Thursday, April 29, 2010

Promise Accountability

"But duplicating the model [Harlem Children's Zone] hinges on adapting it to suit the needs and capacities of the neighborhoods where it's being transplanted...Determining what is fertile ground is subjective, messy business."

Amanda M. Fairbanks, "A Promise Worth Keeping," GOOD, Spring 2010.

These concerns about replicating the HCZ seems like the same, wrongheaded approach, especially after listening to Geoffrey Canada again several days ago. He pointed out that he pulled pieces together that already existing rather than inventing new ones. His innovation was to demand high performance and children's progress and, when he didn't get it, he brought in new teachers, administrators, service providers.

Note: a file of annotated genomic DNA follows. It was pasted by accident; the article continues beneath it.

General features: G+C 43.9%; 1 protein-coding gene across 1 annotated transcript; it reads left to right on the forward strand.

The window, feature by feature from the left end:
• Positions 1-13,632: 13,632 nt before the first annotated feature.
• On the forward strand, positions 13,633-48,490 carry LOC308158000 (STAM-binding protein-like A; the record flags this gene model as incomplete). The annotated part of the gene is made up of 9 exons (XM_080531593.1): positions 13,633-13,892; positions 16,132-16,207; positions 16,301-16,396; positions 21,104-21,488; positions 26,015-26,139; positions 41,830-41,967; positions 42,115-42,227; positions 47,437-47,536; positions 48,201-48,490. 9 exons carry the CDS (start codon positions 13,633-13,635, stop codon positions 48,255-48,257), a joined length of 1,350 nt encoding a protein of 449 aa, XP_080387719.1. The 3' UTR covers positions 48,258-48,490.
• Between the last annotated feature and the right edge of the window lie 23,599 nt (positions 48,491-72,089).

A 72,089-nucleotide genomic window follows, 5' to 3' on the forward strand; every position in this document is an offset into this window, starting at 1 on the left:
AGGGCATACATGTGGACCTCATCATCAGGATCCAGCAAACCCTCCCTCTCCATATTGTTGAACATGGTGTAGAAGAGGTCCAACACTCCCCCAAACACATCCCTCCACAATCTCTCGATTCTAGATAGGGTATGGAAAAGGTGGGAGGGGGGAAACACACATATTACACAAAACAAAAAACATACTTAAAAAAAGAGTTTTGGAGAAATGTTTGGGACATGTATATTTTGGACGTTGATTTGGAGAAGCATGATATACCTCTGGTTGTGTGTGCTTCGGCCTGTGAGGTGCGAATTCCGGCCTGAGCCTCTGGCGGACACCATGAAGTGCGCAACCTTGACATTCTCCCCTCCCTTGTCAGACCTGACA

So all this talk about "adapting" and "fertile ground" may miss the point of doing some very simple things well. Places that want to apply for Promise Neighborhoods should look in their cities to see if they have any of the pieces -- good schools, service providers, early childhood, and parenting programs. Then find someone who believes in the vision and give them the space, authority, resources, and time.

What community couldn't do this right now? Do you really need to apply for federal dollars for things you are already supposed to be doing? And, if a community makes it too complicated and nuanced -- this may be an indicator that they are missing the point.

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